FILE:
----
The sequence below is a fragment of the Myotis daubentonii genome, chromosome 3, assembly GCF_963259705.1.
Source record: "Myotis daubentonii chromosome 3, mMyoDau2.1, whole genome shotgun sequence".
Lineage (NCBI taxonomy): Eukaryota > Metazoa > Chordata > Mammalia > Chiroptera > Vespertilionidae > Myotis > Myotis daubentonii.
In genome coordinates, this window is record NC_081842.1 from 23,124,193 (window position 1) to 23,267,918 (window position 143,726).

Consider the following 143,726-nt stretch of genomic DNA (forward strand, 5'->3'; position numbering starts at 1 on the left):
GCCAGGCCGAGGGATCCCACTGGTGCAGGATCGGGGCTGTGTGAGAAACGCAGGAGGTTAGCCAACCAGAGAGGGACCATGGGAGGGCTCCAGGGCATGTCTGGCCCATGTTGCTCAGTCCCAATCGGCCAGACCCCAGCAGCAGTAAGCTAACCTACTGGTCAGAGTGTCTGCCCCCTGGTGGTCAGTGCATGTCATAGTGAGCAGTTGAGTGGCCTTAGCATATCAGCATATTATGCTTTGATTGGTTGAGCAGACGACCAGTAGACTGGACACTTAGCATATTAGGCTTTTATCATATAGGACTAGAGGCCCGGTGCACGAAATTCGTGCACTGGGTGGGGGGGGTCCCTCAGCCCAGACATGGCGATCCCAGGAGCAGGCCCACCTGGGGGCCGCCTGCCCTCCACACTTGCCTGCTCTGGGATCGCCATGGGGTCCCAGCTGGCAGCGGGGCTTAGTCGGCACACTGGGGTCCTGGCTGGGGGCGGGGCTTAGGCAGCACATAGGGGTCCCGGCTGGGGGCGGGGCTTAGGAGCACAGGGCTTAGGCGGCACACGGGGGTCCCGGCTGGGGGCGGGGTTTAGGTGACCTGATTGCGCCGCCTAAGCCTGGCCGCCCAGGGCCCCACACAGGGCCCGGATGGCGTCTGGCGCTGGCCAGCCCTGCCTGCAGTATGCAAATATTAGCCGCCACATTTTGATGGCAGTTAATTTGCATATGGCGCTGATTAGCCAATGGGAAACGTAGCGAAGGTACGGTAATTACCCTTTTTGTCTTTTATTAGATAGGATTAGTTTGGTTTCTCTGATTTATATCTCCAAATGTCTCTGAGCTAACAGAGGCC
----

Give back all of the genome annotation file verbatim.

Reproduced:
The sequence below is a fragment of the Myotis daubentonii genome, chromosome 3, assembly GCF_963259705.1.
Source record: "Myotis daubentonii chromosome 3, mMyoDau2.1, whole genome shotgun sequence".
Lineage (NCBI taxonomy): Eukaryota > Metazoa > Chordata > Mammalia > Chiroptera > Vespertilionidae > Myotis > Myotis daubentonii.
In genome coordinates, this window is record NC_081842.1 from 23,124,193 (window position 1) to 23,267,918 (window position 143,726).

Consider the following 143,726-nt stretch of genomic DNA (forward strand, 5'->3'; position numbering starts at 1 on the left):
GCCAGGCCGAGGGATCCCACTGGTGCAGGATCGGGGCTGTGTGAGAAACGCAGGAGGTTAGCCAACCAGAGAGGGACCATGGGAGGGCTCCAGGGCATGTCTGGCCCATGTTGCTCAGTCCCAATCGGCCAGACCCCAGCAGCAGTAAGCTAACCTACTGGTCAGAGTGTCTGCCCCCTGGTGGTCAGTGCATGTCATAGTGAGCAGTTGAGTGGCCTTAGCATATCAGCATATTATGCTTTGATTGGTTGAGCAGACGACCAGTAGACTGGACACTTAGCATATTAGGCTTTTATCATATAGGACTAGAGGCCCGGTGCACGAAATTCGTGCACTGGGTGGGGGGGGTCCCTCAGCCCAGACATGGCGATCCCAGGAGCAGGCCCACCTGGGGGCCGCCTGCCCTCCACACTTGCCTGCTCTGGGATCGCCATGGGGTCCCAGCTGGCAGCGGGGCTTAGTCGGCACACTGGGGTCCTGGCTGGGGGCGGGGCTTAGGCAGCACATAGGGGTCCCGGCTGGGGGCGGGGCTTAGGAGCACAGGGCTTAGGCGGCACACGGGGGTCCCGGCTGGGGGCGGGGTTTAGGTGACCTGATTGCGCCGCCTAAGCCTGGCCGCCCAGGGCCCCACACAGGGCCCGGATGGCGTCTGGCGCTGGCCAGCCCTGCCTGCAGTATGCAAATATTAGCCGCCACATTTTGATGGCAGTTAATTTGCATATGGCGCTGATTAGCCAATGGGAAACGTAGCGAAGGTACGGTAATTACCCTTTTTGTCTTTTATTAGATAGGATTAGTTTGGTTTCTCTGATTTATATCTCCAAATGTCTCTGAGCTAACAGAGGCC